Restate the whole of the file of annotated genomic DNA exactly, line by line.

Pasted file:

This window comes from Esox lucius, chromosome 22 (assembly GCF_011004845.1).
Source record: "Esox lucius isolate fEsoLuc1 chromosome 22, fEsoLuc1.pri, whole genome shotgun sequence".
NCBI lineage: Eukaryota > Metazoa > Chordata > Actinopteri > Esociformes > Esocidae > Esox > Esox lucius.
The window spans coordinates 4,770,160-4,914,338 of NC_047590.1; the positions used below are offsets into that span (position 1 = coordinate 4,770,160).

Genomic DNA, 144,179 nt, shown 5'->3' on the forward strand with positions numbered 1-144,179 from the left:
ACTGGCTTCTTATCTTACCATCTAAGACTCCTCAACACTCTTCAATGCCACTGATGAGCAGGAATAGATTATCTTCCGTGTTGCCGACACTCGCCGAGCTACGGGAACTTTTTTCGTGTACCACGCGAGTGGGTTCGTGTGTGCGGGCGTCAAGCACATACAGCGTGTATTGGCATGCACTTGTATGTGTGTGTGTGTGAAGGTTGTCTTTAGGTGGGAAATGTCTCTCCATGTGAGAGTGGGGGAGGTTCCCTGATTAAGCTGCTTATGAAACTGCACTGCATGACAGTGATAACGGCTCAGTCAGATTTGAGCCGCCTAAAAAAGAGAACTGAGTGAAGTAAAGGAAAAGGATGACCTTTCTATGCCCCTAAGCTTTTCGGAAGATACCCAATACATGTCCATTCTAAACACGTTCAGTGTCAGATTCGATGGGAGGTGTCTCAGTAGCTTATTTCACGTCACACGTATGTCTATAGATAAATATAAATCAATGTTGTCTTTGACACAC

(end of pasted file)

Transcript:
This window comes from Esox lucius, chromosome 22 (assembly GCF_011004845.1).
Source record: "Esox lucius isolate fEsoLuc1 chromosome 22, fEsoLuc1.pri, whole genome shotgun sequence".
NCBI lineage: Eukaryota > Metazoa > Chordata > Actinopteri > Esociformes > Esocidae > Esox > Esox lucius.
The window spans coordinates 4,770,160-4,914,338 of NC_047590.1; the positions used below are offsets into that span (position 1 = coordinate 4,770,160).

Genomic DNA, 144,179 nt, shown 5'->3' on the forward strand with positions numbered 1-144,179 from the left:
ACTGGCTTCTTATCTTACCATCTAAGACTCCTCAACACTCTTCAATGCCACTGATGAGCAGGAATAGATTATCTTCCGTGTTGCCGACACTCGCCGAGCTACGGGAACTTTTTTCGTGTACCACGCGAGTGGGTTCGTGTGTGCGGGCGTCAAGCACATACAGCGTGTATTGGCATGCACTTGTATGTGTGTGTGTGTGAAGGTTGTCTTTAGGTGGGAAATGTCTCTCCATGTGAGAGTGGGGGAGGTTCCCTGATTAAGCTGCTTATGAAACTGCACTGCATGACAGTGATAACGGCTCAGTCAGATTTGAGCCGCCTAAAAAAGAGAACTGAGTGAAGTAAAGGAAAAGGATGACCTTTCTATGCCCCTAAGCTTTTCGGAAGATACCCAATACATGTCCATTCTAAACACGTTCAGTGTCAGATTCGATGGGAGGTGTCTCAGTAGCTTATTTCACGTCACACGTATGTCTATAGATAAATATAAATCAATGTTGTCTTTGACACAC